THE BLOG

How Do You See Me?

07/17/2014 01:06 pm 13:06:21 | Updated Sep 16, 2014

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I remember this like it was yesterday. My family went on one of those shopping trips to Reading, PA to take advantage of all the discounted outlets. It was 1985, and I had to be about 14 or 15-years-old. I was feeling grown, so a few of my cousins and I went off to do our own shopping. I had about $200 that I earned working during the summer. Within an hour I had a little less than $25 left -- I really made the most out of the money I had and I figured I was done shopping. However as we were leaving I noticed a sign by the exit stating "All items under $20."  There were a pair of Polo sneakers that fell under this "under $20" category. So I stared at the sign and the sneakers began to calculate how much money I had left. Should I spend my last dime on these sneakers? Were they damaged? Did I really want them? All of these thoughts were going through my mind, and that's when I sensed someone staring at me. I turned and saw it was a white woman who I figured was a supervisor or employee in the store. She then proceeded to say out loud to security positioned across the room -- "Make sure all these sneakers have security alarms on them!"

Now, as a 14-year-old boy I didn't really pay attention to her motives until I got back on the bus and thought about it. I was in the store thinking whether or not I should make a purchase but from her perspective she saw me and assumed I was trying to figure out how to steal the sneakers. I was not dressed inappropriately, I wasn't loud or menacing, I wasn't posing a threat to anyone. I was just a regular teenager shopping in an outlet store. However, to her I was a black teenager in an outlet and that made the world of difference on her skewed perspective of the situation. This experience has stayed with me for my whole life.  My question is: What caused this biased view of me? If I were white or a different race would she have reacted the same way.

As I became an adult, I found out that the situation from years prior was not an isolated one. Time and time again I would experience similar reactions from people in various settings - the culprits were mostly white but other races as well were just as guilty (including black people). I walk down the street and people grab their bags or switch their bags from one side to the other.  I walk into stores and security is alerted. Actually when I worked at a department store as a teenager they instructed us to make an announcement to security if two or three black males came in together.

I thought about it and realized that people spend a great amount of time watching television and surfing the Internet.  Most people get their information from either one of those sources -- whether it is the news, reality TV, social media or some website. People utilize these outlets to educate themselves on many different matters. The images from most of these outlets overwhelmingly depict black people (especially males) as criminals, thieves, drug dealers, unintelligent, and unsuccessful. Thus, this is the image most people have of black men. This is the image people see when black men go into stores. This is the image people see when black men go for interviews. This is the image people see when black men walk down the street. This is the image police have of black men. This is the image the store employee had of me when I was contemplating buying those sneakers. As I think about it, mostly all of the heroes in movies or TV I watched growing up were not people of color. They were actually the villain, the bad guy, the enemy. No real super heroes, no black men saving the day, no black men being celebrated and praised. They were depicted as the total opposite. Some will say well "we have a black president now, and things have changed recently". That is true to a degree but the last 6-8 years cannot erase the previous years so quickly in our minds and our perceptions.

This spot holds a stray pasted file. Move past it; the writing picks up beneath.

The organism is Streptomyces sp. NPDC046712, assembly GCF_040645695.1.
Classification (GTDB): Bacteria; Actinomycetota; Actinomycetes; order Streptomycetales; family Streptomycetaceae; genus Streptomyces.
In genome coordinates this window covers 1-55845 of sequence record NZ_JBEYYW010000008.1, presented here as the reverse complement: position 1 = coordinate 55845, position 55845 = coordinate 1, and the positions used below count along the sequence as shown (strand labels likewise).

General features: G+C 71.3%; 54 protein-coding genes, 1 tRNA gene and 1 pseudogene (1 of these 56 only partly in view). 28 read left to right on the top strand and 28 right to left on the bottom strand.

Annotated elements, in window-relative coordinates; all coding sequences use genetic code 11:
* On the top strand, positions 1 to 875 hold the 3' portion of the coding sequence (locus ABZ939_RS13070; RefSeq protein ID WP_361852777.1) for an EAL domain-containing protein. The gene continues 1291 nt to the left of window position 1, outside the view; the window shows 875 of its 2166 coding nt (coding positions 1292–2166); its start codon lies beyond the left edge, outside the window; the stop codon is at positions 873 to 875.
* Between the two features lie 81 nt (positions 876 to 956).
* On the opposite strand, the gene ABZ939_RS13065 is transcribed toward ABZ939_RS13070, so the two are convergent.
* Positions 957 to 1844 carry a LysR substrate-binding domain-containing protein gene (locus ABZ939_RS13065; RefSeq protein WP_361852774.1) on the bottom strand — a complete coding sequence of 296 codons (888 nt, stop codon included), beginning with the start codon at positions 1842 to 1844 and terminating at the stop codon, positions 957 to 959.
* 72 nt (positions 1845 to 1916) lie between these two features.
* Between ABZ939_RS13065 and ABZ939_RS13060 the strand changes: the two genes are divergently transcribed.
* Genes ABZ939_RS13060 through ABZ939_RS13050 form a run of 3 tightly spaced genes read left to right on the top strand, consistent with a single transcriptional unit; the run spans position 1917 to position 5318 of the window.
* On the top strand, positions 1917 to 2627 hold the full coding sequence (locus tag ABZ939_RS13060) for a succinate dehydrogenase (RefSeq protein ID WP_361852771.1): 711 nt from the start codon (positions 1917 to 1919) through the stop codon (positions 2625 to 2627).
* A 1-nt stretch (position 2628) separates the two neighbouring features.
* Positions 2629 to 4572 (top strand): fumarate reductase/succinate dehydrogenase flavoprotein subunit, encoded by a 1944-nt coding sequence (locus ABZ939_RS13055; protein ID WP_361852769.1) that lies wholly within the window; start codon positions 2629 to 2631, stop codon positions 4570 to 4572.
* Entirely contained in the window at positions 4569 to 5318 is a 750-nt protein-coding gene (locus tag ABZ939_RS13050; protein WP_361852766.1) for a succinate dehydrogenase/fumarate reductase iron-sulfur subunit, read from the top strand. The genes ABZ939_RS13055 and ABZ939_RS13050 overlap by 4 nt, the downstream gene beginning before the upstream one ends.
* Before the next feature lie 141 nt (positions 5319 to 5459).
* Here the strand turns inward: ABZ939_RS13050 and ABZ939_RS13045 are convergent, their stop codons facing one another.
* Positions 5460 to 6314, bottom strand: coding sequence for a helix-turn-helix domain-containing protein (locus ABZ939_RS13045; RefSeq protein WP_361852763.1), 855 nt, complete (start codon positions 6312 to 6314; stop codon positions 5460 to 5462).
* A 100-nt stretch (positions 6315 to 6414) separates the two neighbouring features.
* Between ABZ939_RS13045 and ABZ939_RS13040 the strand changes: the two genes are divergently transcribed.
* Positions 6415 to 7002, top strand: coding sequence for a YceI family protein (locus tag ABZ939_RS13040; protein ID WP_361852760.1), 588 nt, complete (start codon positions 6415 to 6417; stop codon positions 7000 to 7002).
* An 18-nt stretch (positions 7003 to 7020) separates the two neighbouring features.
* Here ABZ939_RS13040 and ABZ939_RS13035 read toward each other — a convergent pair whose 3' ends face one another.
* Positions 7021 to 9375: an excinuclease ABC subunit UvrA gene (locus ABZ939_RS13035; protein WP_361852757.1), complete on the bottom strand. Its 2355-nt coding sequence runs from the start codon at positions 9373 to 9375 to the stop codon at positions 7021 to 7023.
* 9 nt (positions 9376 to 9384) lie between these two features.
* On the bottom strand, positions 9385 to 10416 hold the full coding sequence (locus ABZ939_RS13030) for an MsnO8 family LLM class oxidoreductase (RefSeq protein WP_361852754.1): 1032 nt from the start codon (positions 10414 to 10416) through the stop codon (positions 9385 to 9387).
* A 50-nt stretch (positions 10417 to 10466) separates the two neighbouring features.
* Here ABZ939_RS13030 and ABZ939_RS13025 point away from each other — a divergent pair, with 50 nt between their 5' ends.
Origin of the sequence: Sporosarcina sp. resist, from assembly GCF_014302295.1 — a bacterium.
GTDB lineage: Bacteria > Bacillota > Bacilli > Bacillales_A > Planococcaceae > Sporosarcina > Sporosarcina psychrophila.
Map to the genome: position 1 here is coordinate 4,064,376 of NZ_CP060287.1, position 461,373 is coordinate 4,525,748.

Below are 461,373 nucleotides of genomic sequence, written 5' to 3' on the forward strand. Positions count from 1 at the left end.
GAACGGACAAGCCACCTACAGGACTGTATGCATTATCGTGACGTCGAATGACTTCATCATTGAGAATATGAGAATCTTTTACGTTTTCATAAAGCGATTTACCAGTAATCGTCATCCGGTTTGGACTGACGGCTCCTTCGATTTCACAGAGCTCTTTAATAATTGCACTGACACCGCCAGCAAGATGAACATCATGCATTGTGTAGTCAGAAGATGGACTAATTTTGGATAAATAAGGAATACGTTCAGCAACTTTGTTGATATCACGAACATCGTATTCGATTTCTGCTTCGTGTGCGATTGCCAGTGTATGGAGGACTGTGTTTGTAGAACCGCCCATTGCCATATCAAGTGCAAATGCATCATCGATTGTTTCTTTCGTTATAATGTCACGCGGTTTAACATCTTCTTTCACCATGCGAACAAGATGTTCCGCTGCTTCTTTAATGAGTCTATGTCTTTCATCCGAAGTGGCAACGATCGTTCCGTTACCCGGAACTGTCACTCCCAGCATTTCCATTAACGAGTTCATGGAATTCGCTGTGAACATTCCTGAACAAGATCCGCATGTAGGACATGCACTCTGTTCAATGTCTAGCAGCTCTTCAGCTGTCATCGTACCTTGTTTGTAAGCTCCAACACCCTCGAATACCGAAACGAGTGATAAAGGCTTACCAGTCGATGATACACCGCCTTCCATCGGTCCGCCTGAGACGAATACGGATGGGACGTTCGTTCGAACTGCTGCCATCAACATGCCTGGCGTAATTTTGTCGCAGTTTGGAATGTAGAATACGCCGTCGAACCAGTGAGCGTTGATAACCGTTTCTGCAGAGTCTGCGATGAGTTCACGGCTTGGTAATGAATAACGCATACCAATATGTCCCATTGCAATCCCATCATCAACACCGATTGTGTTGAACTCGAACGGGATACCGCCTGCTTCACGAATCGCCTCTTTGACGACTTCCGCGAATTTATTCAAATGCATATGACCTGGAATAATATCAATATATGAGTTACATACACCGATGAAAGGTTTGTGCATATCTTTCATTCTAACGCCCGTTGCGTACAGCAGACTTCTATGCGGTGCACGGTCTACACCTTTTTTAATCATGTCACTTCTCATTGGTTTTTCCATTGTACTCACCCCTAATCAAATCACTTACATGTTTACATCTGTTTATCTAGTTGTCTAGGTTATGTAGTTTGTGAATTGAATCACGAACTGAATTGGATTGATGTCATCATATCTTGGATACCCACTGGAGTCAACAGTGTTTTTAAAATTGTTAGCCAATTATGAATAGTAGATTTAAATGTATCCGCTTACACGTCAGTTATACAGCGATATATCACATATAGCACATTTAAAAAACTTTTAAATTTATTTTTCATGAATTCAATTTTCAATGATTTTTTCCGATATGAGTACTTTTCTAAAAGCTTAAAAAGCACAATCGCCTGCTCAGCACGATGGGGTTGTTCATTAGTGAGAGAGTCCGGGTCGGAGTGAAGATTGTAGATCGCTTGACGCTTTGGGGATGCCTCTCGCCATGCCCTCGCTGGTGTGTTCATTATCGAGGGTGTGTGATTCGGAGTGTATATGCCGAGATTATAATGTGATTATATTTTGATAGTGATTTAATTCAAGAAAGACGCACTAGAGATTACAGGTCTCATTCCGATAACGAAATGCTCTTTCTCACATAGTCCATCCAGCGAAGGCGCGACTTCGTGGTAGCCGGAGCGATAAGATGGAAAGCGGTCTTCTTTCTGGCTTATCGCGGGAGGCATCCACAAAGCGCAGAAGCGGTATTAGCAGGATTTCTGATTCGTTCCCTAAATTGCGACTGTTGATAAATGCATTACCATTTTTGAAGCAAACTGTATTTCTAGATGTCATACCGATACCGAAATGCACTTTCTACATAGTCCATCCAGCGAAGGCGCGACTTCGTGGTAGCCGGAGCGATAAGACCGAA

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It can be stated that a lot of crimes are committed by blacks so these media outlets are just displaying the reality; however if the only interaction of black people you have comes from what you see on TV or discover on the internet, then your perception of blacks in general will be off.  

Image plays a tremendous role in life. If a black man goes for a job interview but the person interviewing him has a distorted perception of black men then his chances of getting that job are greatly diminished. If a black man starts a business and his potential clients have a distorted image of blacks then he will suffer because people won't trust him to run an excellent business.

That is why I am so happy for the work we are doing at That Suits You. We first and foremost try to change the image that black men have of themselves -- this is of utmost importance. Once a person has a positive image of themselves they are more prepared to handle the adversities of life. We give presentations and work to encourage men young and old to help each other to achieve greatness in life.

We work with programs all over NYC who train men to get back to work or to start their own businesses. Once they have completed their training we provide the icing on the cake by donating suits, shirts and ties to them to assist them with their outer image. The suits are only a reflection of how they feel on the inside. We know that not everyone may not see a man differently because he's in a suit, but we know that wearing a suits greatly helps men in increasing their confidence, strengthening their inner image, and getting their lives back on track.

We may not be able to change everyone's perception of black people but we can definitely help men have a better perception of themselves.